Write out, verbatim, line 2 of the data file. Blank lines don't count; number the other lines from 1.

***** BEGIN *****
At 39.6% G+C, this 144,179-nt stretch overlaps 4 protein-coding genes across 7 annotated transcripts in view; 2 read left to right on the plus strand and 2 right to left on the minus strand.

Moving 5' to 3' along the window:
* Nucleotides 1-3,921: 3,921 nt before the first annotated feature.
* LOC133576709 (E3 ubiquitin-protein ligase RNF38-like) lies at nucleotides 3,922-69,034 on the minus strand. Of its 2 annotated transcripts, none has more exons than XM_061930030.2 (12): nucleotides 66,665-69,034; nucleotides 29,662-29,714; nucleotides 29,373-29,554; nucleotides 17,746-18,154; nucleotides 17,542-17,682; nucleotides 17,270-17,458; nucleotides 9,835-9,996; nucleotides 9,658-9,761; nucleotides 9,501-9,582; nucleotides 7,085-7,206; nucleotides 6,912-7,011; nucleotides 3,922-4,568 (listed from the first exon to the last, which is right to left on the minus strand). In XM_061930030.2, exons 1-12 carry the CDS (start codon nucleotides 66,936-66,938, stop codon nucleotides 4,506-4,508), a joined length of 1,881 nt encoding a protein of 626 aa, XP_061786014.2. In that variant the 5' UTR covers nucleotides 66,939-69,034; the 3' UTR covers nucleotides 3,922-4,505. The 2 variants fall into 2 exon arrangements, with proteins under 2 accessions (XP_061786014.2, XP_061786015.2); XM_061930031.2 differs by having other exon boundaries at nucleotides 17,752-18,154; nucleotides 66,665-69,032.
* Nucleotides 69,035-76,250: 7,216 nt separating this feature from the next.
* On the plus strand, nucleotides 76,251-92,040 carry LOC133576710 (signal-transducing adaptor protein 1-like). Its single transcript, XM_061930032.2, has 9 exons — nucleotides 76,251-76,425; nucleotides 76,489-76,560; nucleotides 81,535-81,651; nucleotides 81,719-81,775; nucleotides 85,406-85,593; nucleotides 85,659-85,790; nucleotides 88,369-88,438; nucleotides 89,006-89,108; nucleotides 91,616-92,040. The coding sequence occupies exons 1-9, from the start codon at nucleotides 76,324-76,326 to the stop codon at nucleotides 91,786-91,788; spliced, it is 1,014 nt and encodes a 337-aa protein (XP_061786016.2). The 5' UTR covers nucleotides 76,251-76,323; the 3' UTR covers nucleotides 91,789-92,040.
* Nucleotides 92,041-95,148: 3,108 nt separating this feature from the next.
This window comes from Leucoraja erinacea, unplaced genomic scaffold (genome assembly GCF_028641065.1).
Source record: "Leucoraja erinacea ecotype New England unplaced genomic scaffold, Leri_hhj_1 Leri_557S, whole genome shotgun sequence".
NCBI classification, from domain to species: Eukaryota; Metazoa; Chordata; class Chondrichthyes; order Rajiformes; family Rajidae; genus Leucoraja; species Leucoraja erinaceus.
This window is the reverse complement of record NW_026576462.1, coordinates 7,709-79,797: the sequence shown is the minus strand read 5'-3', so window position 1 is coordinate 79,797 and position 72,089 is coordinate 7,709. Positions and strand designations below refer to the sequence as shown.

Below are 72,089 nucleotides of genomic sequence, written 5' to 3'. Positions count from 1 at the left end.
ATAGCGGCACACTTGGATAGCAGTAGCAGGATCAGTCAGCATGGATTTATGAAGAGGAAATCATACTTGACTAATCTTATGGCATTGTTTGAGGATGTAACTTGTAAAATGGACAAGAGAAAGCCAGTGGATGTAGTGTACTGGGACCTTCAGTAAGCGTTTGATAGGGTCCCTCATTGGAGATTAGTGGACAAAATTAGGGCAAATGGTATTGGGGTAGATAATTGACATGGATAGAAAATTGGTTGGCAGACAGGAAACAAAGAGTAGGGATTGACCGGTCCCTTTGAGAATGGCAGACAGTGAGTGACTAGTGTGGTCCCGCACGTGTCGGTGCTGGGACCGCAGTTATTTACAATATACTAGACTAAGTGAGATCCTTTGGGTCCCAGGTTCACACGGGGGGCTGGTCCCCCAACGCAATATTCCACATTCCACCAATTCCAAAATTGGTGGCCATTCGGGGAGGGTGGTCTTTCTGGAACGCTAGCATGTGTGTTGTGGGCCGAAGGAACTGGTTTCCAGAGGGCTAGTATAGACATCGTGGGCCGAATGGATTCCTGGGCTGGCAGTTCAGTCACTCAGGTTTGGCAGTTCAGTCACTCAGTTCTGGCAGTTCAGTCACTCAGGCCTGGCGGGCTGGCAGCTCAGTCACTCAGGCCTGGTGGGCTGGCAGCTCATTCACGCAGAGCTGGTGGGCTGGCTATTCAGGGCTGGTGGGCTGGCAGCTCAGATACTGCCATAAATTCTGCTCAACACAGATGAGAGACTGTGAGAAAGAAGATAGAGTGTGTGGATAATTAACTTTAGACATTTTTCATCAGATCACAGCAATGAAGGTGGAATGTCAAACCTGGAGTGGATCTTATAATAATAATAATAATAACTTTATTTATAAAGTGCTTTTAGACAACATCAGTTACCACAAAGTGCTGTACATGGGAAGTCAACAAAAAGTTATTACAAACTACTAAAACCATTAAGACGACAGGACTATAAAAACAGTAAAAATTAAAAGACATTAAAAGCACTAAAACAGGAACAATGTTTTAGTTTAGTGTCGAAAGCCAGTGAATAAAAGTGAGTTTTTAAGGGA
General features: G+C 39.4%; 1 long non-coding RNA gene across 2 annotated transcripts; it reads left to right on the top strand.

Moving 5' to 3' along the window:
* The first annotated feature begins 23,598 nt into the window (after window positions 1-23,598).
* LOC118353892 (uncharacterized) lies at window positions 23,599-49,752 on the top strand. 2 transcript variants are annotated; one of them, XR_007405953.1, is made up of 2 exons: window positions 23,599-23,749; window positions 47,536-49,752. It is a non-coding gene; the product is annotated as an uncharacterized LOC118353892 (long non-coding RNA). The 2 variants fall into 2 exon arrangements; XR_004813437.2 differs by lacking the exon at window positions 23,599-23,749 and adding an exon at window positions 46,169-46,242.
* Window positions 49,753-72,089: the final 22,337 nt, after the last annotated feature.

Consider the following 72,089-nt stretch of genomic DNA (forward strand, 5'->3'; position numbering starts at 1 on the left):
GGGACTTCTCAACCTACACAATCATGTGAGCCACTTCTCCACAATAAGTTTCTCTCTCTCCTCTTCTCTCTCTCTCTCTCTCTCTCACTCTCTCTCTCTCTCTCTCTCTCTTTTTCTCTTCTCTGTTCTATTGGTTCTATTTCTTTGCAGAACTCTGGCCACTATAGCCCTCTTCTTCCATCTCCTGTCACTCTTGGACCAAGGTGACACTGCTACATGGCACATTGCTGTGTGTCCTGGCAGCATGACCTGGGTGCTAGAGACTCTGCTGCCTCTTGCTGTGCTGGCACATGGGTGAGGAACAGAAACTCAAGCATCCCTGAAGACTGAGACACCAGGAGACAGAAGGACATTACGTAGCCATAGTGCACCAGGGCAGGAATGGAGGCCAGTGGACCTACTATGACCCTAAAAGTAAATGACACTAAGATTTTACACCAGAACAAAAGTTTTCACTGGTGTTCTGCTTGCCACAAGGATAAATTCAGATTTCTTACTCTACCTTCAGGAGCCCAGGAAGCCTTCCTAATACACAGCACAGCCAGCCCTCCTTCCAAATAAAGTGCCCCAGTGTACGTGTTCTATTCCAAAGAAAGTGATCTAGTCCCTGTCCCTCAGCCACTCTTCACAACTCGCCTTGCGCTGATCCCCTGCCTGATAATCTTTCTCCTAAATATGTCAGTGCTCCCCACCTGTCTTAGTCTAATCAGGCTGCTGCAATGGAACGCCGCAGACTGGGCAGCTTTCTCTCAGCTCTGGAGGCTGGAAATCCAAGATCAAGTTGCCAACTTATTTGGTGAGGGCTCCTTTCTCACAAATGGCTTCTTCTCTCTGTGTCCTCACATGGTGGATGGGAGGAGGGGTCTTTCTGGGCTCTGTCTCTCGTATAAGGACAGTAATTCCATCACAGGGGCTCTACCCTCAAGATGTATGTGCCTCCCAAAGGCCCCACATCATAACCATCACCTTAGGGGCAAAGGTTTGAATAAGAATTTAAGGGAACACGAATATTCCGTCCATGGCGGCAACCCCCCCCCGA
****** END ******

Moving 5' to 3' along the window: